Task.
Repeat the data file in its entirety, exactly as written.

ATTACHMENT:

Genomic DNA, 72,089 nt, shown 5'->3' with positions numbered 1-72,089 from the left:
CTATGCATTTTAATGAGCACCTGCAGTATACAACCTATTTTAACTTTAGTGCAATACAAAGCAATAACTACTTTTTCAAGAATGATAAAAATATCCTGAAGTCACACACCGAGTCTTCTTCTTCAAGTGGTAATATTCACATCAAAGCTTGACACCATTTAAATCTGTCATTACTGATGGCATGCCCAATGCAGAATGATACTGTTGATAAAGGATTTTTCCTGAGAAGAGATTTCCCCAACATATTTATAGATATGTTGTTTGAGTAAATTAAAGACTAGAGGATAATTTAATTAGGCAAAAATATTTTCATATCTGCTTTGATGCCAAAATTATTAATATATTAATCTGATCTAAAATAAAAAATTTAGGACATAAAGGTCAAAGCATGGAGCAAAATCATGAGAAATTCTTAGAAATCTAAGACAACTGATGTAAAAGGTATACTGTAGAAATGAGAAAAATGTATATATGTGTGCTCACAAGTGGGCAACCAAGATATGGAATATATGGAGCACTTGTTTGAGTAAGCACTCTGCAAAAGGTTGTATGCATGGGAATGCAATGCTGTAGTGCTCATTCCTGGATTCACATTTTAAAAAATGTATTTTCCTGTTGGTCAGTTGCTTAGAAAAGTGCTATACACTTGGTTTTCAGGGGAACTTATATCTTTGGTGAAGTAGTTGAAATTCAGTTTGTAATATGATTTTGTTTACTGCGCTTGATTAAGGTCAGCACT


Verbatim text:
Genomic DNA, 72,089 nt, shown 5'->3' with positions numbered 1-72,089 from the left:
CTATGCATTTTAATGAGCACCTGCAGTATACAACCTATTTTAACTTTAGTGCAATACAAAGCAATAACTACTTTTTCAAGAATGATAAAAATATCCTGAAGTCACACACCGAGTCTTCTTCTTCAAGTGGTAATATTCACATCAAAGCTTGACACCATTTAAATCTGTCATTACTGATGGCATGCCCAATGCAGAATGATACTGTTGATAAAGGATTTTTCCTGAGAAGAGATTTCCCCAACATATTTATAGATATGTTGTTTGAGTAAATTAAAGACTAGAGGATAATTTAATTAGGCAAAAATATTTTCATATCTGCTTTGATGCCAAAATTATTAATATATTAATCTGATCTAAAATAAAAAATTTAGGACATAAAGGTCAAAGCATGGAGCAAAATCATGAGAAATTCTTAGAAATCTAAGACAACTGATGTAAAAGGTATACTGTAGAAATGAGAAAAATGTATATATGTGTGCTCACAAGTGGGCAACCAAGATATGGAATATATGGAGCACTTGTTTGAGTAAGCACTCTGCAAAAGGTTGTATGCATGGGAATGCAATGCTGTAGTGCTCATTCCTGGATTCACATTTTAAAAAATGTATTTTCCTGTTGGTCAGTTGCTTAGAAAAGTGCTATACACTTGGTTTTCAGGGGAACTTATATCTTTGGTGAAGTAGTTGAAATTCAGTTTGTAATATGATTTTGTTTACTGCGCTTGATTAAGGTCAGCACT